2013
16
April

Practical Liferay Series: Liferay on AWS

This is the second in a series of discussions on Liferay deployment environments and other practical issues. In this discussion, we look at using Amazon Web Services for building Liferay environments.

Cloud services and solutions have been on the rise in recent years, with hosted commodity servers and administrative tools easing system administration for development, testing and production environments. One popular cloud environment and services platform is Amazon’s AWS (Amazon Web Services) with its EC2 (Elastic Compute Cloud) servers and RDS (Relational Database Service) database servers.

AWS works well for setting up simple or complicated environments that are useful for development, integration, QA and production environments.

Through the AWS Management Console, AWS command line tools, Eclipse plugin or other means, it is easy to instantiate AWS resources such as a VPC (Virtual Private Cloud), EC2 instances, RDS databases, web servers, load balancers, etc. Furthermore, the creation of a group of these resources is easy to script using the Cloud Formation tools.

Example

These are parts of a sample Cloud Formation template script for setting up a two-tier EC2 environment (one with Apache, one with a Liferay install) with an RDS MySQL database. These samples illustrate the JSON structure used for specifying EC2 entities.

Below is a JSON specification for creating a Linux EC2 instance with attached volume (ideal for locating the Liferay document library).

Resource definition for an EC2 instance:

"Resources" : {
"Ec2Instance" : {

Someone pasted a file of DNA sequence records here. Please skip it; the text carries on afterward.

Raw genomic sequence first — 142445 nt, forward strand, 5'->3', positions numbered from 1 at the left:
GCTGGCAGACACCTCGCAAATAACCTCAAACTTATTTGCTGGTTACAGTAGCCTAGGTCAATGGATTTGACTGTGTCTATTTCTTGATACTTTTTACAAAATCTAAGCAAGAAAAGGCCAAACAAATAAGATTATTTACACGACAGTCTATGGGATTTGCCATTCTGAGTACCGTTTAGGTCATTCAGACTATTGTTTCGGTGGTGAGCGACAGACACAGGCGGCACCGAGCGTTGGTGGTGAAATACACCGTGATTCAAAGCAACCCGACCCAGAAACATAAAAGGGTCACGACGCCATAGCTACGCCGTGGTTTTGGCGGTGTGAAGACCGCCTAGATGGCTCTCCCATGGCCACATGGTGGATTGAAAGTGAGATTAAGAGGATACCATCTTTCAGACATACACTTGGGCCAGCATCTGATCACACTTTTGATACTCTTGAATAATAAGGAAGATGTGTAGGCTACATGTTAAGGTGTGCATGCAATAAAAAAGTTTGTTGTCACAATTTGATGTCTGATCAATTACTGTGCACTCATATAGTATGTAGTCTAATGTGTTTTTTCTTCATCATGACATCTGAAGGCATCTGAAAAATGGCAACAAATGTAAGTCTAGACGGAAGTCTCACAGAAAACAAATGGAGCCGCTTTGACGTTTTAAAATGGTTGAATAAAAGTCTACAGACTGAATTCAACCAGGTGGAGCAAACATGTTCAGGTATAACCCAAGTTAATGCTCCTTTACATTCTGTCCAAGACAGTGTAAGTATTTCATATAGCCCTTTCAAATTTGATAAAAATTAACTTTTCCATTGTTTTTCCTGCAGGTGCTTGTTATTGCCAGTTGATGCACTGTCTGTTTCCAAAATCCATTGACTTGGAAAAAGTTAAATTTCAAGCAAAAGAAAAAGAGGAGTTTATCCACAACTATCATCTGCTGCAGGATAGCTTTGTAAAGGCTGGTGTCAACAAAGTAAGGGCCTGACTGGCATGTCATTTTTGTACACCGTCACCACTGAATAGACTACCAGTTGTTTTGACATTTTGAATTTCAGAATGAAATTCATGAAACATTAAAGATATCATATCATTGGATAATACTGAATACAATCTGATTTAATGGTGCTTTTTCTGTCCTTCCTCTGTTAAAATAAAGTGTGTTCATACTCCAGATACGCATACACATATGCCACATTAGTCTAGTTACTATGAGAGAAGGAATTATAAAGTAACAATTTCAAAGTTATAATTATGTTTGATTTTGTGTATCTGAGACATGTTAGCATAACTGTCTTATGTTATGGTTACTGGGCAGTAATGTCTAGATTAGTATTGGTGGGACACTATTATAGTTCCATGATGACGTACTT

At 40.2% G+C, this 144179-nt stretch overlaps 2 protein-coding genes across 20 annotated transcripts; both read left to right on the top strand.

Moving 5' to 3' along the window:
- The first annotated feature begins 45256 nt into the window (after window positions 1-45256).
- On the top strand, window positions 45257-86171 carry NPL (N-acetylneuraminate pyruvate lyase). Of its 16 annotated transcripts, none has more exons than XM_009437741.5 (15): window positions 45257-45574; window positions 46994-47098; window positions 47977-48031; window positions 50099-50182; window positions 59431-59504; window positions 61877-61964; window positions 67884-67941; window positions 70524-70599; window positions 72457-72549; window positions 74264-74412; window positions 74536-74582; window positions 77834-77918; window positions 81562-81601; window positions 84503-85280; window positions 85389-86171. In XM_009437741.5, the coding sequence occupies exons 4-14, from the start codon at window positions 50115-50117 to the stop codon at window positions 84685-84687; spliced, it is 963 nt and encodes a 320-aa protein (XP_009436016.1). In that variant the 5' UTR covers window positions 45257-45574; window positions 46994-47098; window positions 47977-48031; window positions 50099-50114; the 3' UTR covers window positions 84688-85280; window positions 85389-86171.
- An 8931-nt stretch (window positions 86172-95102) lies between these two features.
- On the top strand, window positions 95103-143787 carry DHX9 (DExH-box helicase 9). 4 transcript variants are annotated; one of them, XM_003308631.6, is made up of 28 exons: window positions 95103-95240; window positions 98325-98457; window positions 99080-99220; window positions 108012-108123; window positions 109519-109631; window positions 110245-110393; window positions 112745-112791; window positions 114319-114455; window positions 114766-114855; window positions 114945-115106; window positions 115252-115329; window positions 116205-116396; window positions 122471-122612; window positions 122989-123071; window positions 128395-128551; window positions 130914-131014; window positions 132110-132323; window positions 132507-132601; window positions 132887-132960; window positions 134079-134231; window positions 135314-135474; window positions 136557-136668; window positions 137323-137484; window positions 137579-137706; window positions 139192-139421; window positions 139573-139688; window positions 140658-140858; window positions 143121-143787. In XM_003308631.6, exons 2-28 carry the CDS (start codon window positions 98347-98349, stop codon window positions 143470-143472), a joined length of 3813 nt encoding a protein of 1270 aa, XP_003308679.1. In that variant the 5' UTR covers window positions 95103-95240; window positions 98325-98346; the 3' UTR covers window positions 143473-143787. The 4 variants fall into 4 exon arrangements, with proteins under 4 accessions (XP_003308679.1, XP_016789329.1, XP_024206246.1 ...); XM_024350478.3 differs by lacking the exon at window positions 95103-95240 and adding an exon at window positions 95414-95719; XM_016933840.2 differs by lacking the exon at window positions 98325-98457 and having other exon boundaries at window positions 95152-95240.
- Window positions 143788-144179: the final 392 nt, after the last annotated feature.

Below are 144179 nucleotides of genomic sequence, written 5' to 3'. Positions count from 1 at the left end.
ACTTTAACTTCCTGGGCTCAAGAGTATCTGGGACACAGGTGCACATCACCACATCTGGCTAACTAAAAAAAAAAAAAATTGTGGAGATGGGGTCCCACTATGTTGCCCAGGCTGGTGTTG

"Type" : "AWS::EC2::Instance",
"Properties" : {
"AvailabilityZone" : { "Fn::FindInMap" : [ "RegionMap", { "Ref" : "AWS::Region" }, "TestAz" ]},
"SecurityGroups" : [ { "Ref" : "InstanceSecurityGroup" } ],
"KeyName" : { "Ref" : "KeyName" },
"ImageId" : { "Fn::FindInMap" : [ "RegionMap", { "Ref" : "AWS::Region" }, "AMI" ]},
"Volumes" : [
{ "VolumeId" : { "Ref" : "NewVolume" },
"Device" : "/dev/sdk"
}
]
}
},

"InstanceSecurityGroup" : {
"Type" : "AWS::EC2::SecurityGroup",
"Properties" : {
"GroupDescription" : "Enable SSH access via port 22",
"SecurityGroupIngress" : [ {
"IpProtocol" : "tcp",
"FromPort" : "22",
"ToPort" : "22",
"CidrIp" : "0.0.0.0/0"
} ]
}
},

"NewVolume" : {
"Type" : "AWS::EC2::Volume",
"Properties" : {
"Size" : "100",
"AvailabilityZone" : { "Fn::FindInMap" : [ "RegionMap", { "Ref" : "AWS::Region" }, "TestAz" ]}
}
}
},

These JSON examples are for gathering parameters for creating a MySQL database in RDS :

"DBName": {
"Default": "MyDatabase",
"Description" : "The database name",
"Type": "String",
"MinLength": "1",
"MaxLength": "64",
"AllowedPattern" : "[a-zA-Z][a-zA-Z0-9]*",
"ConstraintDescription" : "must begin with a letter and contain only alphanumeric characters."
},

"DBUsername": {
"Default": "admin",
"NoEcho": "true",
"Description" : "The database admin account username",
"Type": "String",
"MinLength": "1",
"MaxLength": "16",
"AllowedPattern" : "[a-zA-Z][a-zA-Z0-9]*",
"ConstraintDescription" : "must begin with a letter and contain only alphanumeric characters."
},

"DBPassword": {
"Default": "adminpw",
"NoEcho": "true",
"Description" : "The database admin account password",
"Type": "String",
"MinLength": "1",
"MaxLength": "41",
"AllowedPattern" : "[a-zA-Z0-9]*",
"ConstraintDescription" : "must contain only alphanumeric characters."
},

"DBClass" : {
"Default" : "db.m1.small",
"Description" : "Database instance class",
"Type" : "String",
"AllowedValues" : [ "db.m1.small", "db.m1.large", "db.m1.xlarge", "db.m2.xlarge", "db.m2.2xlarge", "db.m2.4xlarge" ],
"ConstraintDescription" : "must select a valid database instance type."
},

"DBAllocatedStorage" : {
"Default": "5",
"Description" : "The size of the database (Gb)",
"Type": "Number",
"MinValue": "5",